February in Tokyo is the season for running as thousands prepare for one of the major events in the global sport calendar: the Tokyo Marathon. At the recent race on Sun 28 Feb 2016, the Tokyo Marathon celebrates its 10th anniversary with a record of 37,000 runners.

Tadaaki Hayano, race director of the Marathon Foundation organizing team, said the Tokyo Marathon has always been popular with amateur runners. However, it took time before the it became recognized as a world-class event.

In 2013, the Tokyo Marathon was approved as a member of Abbot World Marathon Majors, a marathon grand slam series where participants compete in six cities, starting in Tokyo, followed by Boston, London, Berlin, Chicago and New York. The organizers were required to step up security after a bomb attack near the finish line of the Boston Marathon the same year, which killed three people and wounded about 260. They have introduced squads of police, medical doctors and relief teams of runners with first aid and portable AED equipment in case of heart attacks. This has added up to Tokyo race's reputation as a well-organized and presumably the safest such event, which now draws attention and new participants from overseas.

Organizers are committed to ensuring that participants keep to the route, with signs in English, Korean and Chinese and multilingual volunteers on hand. Supporters cheering from the roadside can see the race pass sightseeing spots such as the renowned Kaminarimon gate of Sensoji Temple in Asakusa, Tokyo Tower in Shibakoen and the Kabukiza Theater in Ginza. At 28 points along the route runners are entertained by dance or musical groups approved by the metropolitan governmen, the co-organizer of the event. Roadside supporters encourage runners by holding up banners.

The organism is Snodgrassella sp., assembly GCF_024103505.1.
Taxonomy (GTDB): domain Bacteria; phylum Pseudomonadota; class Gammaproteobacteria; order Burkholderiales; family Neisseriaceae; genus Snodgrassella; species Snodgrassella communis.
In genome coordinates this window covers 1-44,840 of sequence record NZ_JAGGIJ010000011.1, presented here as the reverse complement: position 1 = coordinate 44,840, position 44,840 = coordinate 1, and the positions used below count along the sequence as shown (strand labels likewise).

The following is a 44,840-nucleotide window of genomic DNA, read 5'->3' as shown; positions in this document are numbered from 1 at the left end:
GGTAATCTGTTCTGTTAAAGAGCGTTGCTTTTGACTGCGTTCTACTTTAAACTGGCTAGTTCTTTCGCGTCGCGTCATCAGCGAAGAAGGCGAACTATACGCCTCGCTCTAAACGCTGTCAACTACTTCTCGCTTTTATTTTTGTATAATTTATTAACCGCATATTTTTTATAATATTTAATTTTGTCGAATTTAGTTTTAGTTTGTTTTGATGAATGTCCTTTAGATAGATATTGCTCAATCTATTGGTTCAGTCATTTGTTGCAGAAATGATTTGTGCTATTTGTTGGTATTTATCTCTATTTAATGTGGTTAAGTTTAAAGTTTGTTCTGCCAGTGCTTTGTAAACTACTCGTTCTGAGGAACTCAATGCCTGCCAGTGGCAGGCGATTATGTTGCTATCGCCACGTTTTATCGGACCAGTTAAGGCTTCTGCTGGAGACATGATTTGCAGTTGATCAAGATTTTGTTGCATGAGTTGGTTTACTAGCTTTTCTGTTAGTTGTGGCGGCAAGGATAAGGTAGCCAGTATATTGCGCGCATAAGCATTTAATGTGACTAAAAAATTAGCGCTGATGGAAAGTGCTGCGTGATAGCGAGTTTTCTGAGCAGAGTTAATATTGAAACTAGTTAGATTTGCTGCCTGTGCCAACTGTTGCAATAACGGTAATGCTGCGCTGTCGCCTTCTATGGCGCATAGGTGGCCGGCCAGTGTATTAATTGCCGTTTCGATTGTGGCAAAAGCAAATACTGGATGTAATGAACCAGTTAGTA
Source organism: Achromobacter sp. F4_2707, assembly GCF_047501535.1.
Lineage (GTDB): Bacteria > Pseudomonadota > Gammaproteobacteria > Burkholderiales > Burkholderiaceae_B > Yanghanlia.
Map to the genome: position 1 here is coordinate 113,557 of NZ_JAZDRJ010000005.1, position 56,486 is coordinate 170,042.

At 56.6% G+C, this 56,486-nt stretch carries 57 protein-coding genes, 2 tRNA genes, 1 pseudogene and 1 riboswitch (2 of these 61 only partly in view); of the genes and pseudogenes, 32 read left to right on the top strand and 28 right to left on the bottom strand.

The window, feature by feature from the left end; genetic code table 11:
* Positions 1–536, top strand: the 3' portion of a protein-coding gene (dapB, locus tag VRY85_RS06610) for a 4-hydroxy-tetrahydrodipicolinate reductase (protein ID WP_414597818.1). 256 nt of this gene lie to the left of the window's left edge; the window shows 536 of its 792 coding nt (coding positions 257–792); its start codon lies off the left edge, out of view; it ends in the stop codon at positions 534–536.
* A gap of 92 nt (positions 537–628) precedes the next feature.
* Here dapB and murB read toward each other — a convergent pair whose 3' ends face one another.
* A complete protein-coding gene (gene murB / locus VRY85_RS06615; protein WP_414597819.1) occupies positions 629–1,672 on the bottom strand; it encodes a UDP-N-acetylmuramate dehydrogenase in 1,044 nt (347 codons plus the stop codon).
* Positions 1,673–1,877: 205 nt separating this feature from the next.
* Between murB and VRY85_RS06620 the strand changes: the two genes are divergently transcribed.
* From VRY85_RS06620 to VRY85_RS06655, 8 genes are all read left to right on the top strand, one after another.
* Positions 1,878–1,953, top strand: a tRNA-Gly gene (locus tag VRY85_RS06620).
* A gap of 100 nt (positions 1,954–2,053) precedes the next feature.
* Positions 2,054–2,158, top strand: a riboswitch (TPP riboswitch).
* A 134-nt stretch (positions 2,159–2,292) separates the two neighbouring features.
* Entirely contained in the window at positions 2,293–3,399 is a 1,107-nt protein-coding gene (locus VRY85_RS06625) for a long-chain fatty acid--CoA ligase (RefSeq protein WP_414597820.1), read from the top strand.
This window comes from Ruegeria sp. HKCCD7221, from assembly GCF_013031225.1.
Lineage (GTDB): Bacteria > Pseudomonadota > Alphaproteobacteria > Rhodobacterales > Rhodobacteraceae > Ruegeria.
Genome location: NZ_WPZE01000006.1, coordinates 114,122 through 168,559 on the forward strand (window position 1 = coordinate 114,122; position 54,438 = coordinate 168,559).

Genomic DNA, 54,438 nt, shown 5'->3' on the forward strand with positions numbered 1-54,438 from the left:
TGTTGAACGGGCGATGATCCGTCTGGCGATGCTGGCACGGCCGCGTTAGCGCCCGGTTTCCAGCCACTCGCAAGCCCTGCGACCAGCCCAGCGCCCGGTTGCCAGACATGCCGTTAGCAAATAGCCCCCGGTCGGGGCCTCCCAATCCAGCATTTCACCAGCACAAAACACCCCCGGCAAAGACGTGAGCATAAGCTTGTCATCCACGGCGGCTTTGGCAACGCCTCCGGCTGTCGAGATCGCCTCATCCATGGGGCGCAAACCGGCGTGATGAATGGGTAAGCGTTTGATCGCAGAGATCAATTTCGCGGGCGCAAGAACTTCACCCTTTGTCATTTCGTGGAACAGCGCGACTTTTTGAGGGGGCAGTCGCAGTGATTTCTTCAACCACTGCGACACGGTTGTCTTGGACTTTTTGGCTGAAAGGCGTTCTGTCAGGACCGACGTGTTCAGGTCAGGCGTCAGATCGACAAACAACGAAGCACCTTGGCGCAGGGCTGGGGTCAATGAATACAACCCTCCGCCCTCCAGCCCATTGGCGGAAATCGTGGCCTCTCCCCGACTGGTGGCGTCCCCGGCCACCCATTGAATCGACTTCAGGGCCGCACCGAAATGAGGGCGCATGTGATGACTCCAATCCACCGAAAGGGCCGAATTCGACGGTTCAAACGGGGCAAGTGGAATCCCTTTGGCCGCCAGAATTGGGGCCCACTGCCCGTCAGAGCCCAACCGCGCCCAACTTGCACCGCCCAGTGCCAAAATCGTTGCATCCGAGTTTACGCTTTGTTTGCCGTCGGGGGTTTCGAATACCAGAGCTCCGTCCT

"I remember I felt so moved when I saw a sign near the finish line that read 'Your feet don't really hurt!' I felt cheered on by people who don't even know me," said runner Kim Seoyeong, a 25-year-old public relations who took part in the 2012 race. In fact, 62.6 percent of the participants in 2015 event said the festive atmosphere was the reason why they applied. 

For Hayano, the best prize would be if the Tokyo Marathon becomes known as the world's best a decade from now. "To achieve that we have set specific goals - we want to make this race the most exciting, the safest and the most enjoyable event in the world." ~ The Japan Times